Adobe’s Generative Fill tool will improve with time, but I can already see some legitimate use cases for photographers and other creatives. Obviously, digital artists that don’t need realism in their work have the advantage here.

The use cases for photographers will always be more limited, though. As the technology improves, it will only get easier to remove unwanted elements from an image. You can already imagine publishers asking photographers to switch out the sky on an image, rather than waiting an unknown period of time for better weather conditions.

Personally, I have no interest in using generative AI for photography, but I still test every tool I can get my hands on. Quite simply, I want to know what they’re capable of and what they’re not.

To test Adobe’s Generative Fill, I went through a bunch of rejected photos and selected this raw file of an image taken in London last year.

I selected this image because it seems like a good candidate for using Generative Fill to expand the left side of the frame. Most of the image is shadow and light with almost no detail, except for the pattern on the window, which will help demonstrate the tool's capabilities with details.

This is the most convincing version Generative Fill produced:

At a glance, it’s done a decent enough job until you notice the smeared patterns on the generated parts of the window. In all honesty, casual viewers would probably never notice this.

So, if I desperately wanted to expand this kind of image to 4:5 and fill the left side of the frame, maybe Generative Fill is a viable option. Even still, I think I would reject such an image on the basis that I should have composed it better in the field.

Also, keep in mind I specifically chose this image because I knew it would be relatively easy for Generative Fill to work with. Aside from the pattern on the window, there is no detail required in the expansion at all.

Once you start replacing backgrounds or anything major, results quickly get messy.

For example, here’s the original version of an image I took during a rare daytime shoot in London:

So, what happens when I ask Adobe to swap out the background for a street in Paris on a sunny day?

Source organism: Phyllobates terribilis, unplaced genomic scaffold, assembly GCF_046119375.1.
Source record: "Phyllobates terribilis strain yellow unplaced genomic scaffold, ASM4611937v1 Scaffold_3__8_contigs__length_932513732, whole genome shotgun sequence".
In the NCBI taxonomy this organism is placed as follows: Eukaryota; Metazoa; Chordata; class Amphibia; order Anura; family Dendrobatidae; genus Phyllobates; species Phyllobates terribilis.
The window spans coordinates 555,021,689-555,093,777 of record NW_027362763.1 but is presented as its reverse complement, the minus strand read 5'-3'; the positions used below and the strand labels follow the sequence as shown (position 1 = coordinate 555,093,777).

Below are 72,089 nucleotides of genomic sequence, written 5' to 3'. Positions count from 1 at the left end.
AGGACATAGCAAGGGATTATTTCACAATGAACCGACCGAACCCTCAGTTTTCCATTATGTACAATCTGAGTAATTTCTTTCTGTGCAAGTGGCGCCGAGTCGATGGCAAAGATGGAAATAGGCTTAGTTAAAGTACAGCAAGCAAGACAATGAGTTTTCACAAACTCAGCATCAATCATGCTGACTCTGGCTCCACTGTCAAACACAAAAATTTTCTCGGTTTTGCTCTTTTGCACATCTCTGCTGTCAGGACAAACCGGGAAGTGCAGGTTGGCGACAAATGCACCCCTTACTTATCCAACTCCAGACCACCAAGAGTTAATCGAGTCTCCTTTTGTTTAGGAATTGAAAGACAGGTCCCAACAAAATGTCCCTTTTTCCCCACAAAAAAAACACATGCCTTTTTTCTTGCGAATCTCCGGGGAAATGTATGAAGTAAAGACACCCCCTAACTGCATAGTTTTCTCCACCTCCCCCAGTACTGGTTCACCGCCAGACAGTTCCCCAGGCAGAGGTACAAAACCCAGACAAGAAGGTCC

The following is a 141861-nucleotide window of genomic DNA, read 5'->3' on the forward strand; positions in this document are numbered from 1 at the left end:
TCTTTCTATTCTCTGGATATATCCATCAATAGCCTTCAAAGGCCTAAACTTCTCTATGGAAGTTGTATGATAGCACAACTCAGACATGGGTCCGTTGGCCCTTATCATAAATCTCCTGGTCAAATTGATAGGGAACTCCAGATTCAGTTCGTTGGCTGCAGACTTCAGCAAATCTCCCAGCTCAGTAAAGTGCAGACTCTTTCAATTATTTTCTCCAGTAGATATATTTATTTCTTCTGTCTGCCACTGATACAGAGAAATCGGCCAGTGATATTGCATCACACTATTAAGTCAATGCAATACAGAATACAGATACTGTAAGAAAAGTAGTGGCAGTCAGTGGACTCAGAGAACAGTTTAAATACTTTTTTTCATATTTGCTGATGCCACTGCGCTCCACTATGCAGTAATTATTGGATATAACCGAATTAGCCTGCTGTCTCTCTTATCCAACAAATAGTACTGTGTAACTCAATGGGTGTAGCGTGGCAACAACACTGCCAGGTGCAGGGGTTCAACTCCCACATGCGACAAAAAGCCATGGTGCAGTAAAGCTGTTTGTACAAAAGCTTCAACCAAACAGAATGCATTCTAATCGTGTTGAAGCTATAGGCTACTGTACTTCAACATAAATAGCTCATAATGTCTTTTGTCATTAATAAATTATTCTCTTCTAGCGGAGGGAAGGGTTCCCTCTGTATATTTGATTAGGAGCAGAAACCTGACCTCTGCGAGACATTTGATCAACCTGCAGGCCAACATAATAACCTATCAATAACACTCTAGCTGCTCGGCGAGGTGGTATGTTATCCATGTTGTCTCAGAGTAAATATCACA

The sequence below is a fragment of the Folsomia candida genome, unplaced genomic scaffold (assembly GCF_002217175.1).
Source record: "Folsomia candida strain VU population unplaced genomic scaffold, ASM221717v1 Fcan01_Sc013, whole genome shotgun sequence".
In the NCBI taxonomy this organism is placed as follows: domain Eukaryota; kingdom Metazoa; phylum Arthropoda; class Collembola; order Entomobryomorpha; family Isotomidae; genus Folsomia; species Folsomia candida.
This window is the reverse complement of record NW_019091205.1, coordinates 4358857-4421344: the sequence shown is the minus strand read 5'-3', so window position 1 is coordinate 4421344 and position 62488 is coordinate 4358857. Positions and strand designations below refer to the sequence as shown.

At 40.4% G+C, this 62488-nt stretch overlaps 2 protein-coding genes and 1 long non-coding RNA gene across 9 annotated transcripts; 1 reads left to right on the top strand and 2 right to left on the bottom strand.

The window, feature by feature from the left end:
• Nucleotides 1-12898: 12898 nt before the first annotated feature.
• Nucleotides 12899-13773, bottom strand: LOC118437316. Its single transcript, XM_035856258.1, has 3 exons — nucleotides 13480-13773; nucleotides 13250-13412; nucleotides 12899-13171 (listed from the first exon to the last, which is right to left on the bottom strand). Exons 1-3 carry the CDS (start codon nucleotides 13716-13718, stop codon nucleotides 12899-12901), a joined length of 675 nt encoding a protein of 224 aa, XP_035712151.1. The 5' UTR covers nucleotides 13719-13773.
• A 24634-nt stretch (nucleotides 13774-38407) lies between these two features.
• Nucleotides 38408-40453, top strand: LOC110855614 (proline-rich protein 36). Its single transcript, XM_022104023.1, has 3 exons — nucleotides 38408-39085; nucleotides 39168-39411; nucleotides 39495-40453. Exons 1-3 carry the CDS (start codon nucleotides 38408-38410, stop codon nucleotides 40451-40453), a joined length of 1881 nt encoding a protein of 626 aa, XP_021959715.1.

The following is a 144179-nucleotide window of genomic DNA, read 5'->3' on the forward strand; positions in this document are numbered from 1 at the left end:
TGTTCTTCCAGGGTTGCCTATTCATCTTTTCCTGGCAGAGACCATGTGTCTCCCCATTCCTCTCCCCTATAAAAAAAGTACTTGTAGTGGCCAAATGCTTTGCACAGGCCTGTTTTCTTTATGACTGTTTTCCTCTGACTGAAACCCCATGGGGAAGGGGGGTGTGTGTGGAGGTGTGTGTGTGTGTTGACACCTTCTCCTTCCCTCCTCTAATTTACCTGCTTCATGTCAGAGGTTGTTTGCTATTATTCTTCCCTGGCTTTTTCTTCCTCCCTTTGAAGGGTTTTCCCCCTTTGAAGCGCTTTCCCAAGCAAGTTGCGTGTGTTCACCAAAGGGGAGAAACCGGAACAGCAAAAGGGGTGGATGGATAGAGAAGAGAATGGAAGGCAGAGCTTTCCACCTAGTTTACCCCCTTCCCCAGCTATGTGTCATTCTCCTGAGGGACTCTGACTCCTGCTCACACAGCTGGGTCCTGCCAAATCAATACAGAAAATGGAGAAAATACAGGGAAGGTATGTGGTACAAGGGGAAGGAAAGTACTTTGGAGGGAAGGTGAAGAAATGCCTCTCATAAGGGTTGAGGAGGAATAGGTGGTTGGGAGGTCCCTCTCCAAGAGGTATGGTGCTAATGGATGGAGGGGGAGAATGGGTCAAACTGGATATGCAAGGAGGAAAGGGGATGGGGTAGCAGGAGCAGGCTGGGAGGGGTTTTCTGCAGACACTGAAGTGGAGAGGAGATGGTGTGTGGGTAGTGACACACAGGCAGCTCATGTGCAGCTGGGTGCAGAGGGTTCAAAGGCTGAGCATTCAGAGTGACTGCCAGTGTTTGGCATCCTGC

Well, after three failed attempts to cleanly select the subject with Photoshop’s AI tools, I had to do it manually with the good, old-fashioned quick select tool. Then, I inverted the selection, hit the Generative Fill button and typed the prompt: “A street in Paris on a sunny day.”

This is the most convincing of the three generations Adobe’s tool came up with:

You can see how it’s trying to recreate the perspective of the original image, but the result is a complete mess. You can see in the bottom-left of the frame how much the algorithm has struggled with detail, and this crop from another alternative is even worse.

Let me be clear, though, I would never expect good results from a tool like Generative Fill for this kind of application. The first test, where I slightly expanded an image with no detail, is the kind of task that’s suitable for current AI tools. Switching out backgrounds and expecting quality or realistic results is going to end in disappointment.

All in all, Adobe’s Generative Fill tool is one of the least impressive AI tools I’ve tested from major providers. It will get better with time, but this rollout feels rushed. I get the sense Adobe wanted to release an AI tool as quickly as possible to put its name in the mix.

And, honestly, the quality of its output doesn’t really matter because it’s the hype that bolsters stock prices, not the technology itself.